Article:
Now, I love #3 when I see it (rarely) in open-ended adventures and I appreciate #2 if done well. But as I'm working on my engine, I have to wonder how many players out there appreciate even #1 (simple puzzles). The sad reality is that the vast majority of people are perfectly happy with clear, simple, endlessly repetitive "quests" and that any "sense of freedom" I'd spend spend many hours coding and plotting is likely to translate into massive confusion for over 95% of my players. As I build my engine, I bookmark all "advanced" concepts, for now, maybe forever.
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Old 09-27-2010, 11:37 PM   #20
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Re: Quest Design

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1. It is easy to provide clues instead of specific instructions and let the quest doer do some thinking or trial and error or carry the letter around until he/she bumps into the right person.
Yep, although those clues need to be specific to the quest, and that allows players to tell each other the solutions. Which is problematic if the quest is significant, but not really an issue if there are plenty of small quests.

A nice middle ground is to provide obvious clues to the obvious solution, but have more subtle clues for the other options.

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2. It is somewhat more difficult to provide multiple resolutions to the same quest plot. It may seem trivial to add 2-3 potential goals instead of one on an individual basis, but if you're chaining quests, this represents a fork in the quest path, and then choices rise exponentially.
Possibly, but not necessarily.
Imagine I'm playing a musketeer. I have a quest where I may side with the queen or the bishop. After that's done, I can continue my next quest like normal, regardless of which choice I made. Later, there is a quest where someone is framing me... whenever I'm out on the street the city guards try to arrest me. If I can make it to the queen, she might call off the guards temporarily (for a week, say) while I prove my innocence. But only if I sided with her earlier. If I make it to the bishop, he may give me the choice of taking on the cloth rather than being a musketeer (which completes the current quest, and I'm now no longer a musketeer, and instead I'm a middlingly ranked priest, and instead of continuing the musketter quests, I'll start doing the priest quests) or the bishop would give me some clues as to who might be framing me. Yes, there's more work to be done when setting this up, but certainly not exponentially more work. So the outcomes can be remembered and used to provide or block off options in future quests, or even add complications, without forcing you to branch to an entirely different quest tree.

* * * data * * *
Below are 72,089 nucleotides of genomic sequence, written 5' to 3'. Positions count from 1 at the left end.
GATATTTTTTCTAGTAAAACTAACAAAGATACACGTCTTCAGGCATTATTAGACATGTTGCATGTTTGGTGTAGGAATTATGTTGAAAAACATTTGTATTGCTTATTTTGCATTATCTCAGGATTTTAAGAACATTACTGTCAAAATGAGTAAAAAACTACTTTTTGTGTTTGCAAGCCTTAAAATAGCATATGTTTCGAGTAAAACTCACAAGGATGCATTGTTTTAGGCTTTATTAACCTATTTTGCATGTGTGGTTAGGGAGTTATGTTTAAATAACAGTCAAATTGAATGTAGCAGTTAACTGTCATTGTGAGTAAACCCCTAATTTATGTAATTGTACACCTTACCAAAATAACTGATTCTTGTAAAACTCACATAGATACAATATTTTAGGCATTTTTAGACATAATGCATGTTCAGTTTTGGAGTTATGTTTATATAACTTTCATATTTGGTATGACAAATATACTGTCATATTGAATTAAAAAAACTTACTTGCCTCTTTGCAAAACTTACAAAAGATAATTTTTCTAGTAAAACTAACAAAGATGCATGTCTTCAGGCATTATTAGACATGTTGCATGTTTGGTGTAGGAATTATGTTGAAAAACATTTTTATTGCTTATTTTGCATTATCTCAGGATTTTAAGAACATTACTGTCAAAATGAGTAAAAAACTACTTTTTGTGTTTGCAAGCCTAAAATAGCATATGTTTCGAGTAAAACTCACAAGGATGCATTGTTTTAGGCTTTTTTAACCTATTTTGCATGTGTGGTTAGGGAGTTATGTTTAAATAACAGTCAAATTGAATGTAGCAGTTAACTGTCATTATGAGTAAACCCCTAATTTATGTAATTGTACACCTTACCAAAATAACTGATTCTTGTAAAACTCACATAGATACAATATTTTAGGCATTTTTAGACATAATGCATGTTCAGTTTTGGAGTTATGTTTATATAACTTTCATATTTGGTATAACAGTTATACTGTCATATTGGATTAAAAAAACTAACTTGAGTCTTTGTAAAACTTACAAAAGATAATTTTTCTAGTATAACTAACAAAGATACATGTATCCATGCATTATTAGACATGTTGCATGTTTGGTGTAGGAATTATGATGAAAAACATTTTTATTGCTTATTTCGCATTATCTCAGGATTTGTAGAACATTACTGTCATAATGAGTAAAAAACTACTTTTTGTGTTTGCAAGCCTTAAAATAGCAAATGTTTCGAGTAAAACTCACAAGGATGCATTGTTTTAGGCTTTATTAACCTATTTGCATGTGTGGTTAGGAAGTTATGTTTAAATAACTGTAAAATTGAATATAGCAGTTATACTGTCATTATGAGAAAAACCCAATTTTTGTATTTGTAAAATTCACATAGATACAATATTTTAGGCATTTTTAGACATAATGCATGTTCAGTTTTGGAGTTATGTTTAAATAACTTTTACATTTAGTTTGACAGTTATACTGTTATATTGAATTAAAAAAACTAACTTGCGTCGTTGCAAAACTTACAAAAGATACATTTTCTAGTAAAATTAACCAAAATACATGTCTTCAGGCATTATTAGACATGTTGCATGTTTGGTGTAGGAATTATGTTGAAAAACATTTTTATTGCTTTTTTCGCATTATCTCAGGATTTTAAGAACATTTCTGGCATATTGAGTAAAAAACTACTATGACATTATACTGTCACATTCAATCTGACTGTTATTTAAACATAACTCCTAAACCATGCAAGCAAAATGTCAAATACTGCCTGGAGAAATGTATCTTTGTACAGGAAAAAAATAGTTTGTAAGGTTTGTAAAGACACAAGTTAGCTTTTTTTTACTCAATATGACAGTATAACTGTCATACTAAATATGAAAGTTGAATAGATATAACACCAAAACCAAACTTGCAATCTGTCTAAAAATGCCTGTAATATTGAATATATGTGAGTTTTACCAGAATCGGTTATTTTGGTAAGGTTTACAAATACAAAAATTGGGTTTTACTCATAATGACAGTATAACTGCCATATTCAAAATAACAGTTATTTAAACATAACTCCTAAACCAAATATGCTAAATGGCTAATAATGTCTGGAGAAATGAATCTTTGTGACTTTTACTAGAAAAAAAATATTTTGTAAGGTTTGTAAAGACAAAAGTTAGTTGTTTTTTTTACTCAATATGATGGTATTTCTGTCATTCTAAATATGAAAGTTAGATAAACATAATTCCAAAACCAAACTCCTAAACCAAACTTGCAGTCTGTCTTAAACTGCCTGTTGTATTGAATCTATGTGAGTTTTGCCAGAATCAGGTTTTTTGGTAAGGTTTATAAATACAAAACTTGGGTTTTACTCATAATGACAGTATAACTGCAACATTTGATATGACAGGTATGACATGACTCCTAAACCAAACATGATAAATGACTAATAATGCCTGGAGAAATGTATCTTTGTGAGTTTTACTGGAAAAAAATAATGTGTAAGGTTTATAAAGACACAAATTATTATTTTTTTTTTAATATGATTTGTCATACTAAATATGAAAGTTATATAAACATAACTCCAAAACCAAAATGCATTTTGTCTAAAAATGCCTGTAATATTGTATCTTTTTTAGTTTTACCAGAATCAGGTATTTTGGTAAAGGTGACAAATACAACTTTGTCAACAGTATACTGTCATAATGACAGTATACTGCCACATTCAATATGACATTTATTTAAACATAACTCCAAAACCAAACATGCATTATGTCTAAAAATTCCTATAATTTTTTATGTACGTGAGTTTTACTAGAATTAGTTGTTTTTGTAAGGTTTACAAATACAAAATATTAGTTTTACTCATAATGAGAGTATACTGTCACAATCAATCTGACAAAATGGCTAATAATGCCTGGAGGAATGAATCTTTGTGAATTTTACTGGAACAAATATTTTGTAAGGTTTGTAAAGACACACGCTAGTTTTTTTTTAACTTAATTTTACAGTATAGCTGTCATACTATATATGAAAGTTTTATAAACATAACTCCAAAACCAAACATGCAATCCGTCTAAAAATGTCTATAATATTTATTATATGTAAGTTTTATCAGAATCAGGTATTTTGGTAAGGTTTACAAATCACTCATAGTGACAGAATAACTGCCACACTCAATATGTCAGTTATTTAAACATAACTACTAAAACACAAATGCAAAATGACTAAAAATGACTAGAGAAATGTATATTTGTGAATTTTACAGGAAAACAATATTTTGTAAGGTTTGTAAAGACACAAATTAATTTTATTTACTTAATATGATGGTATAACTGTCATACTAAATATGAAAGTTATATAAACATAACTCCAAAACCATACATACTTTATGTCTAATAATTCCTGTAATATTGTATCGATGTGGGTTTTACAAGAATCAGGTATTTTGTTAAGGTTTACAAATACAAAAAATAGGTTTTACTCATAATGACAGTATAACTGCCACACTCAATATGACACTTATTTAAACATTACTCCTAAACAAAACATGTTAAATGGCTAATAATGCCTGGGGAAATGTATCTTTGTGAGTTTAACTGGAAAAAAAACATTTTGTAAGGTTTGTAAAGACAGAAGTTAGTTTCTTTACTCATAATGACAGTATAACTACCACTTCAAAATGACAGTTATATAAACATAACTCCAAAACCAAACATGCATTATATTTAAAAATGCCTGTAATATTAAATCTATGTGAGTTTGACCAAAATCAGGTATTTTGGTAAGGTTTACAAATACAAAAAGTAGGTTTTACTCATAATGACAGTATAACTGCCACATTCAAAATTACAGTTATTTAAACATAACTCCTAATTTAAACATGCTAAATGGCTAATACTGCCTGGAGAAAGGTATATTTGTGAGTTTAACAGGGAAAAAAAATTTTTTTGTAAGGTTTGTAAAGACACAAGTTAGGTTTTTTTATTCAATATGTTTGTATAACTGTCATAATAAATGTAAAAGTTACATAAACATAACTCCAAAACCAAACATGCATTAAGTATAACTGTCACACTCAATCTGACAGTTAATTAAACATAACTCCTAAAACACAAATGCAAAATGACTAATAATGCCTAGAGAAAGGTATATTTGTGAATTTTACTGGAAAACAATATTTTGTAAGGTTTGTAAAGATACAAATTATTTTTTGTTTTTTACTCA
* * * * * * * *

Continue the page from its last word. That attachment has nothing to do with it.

In a simplified setup for this, you might just have variables. Complete the quest, siding with the queen, and you might end up with a value of king +0, queen +2, bishop -1. Then future quests where you support the bishop rather than the king might leave you with king -1, queen +2, bishop +1. I'd be able to choose to appease individuals before they become my enemies, or focus on really supporting one. That could have social consequences, or lead to extra quests. If I get my support from the queen high enough, as well as the normal quests I might get repeatable quests from her where she asks me to deliver confidential letters. If I get too much negative support from the bishop, there might be additional complications. For example, if the bishop has -5 favor for me, then whenever the city guards are trying to arrest me, the church guards also try to arrest me. But if the bishop has -5 favor for me, maybe new quests appear, either quests where I can torment him (everyone loves an arch-nemesis!) or ones where I can appease him.

It's also possible to have multiple resolutions that lead to the same end goal. For example, if you have the letter to deliver...
... you deliver it to the girl. The letter professes love, so she runs off with the boy to get married, both leaving town.
... you deliver it to the brother. He approaches the lover, and runs the lover out of town.
... you deliver it to the father. In a fit of rage he throws his daughter out of the house, forcing her to leave town.

The end result is that the plot is resolved, one way or the other, and the characters are gone. Multiple endings, the same game result, but a different emotional result.

That emotional result might not matter much to an achiever player, but it could be very important to a roleplaying player.

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some forks in the path may never be traveled.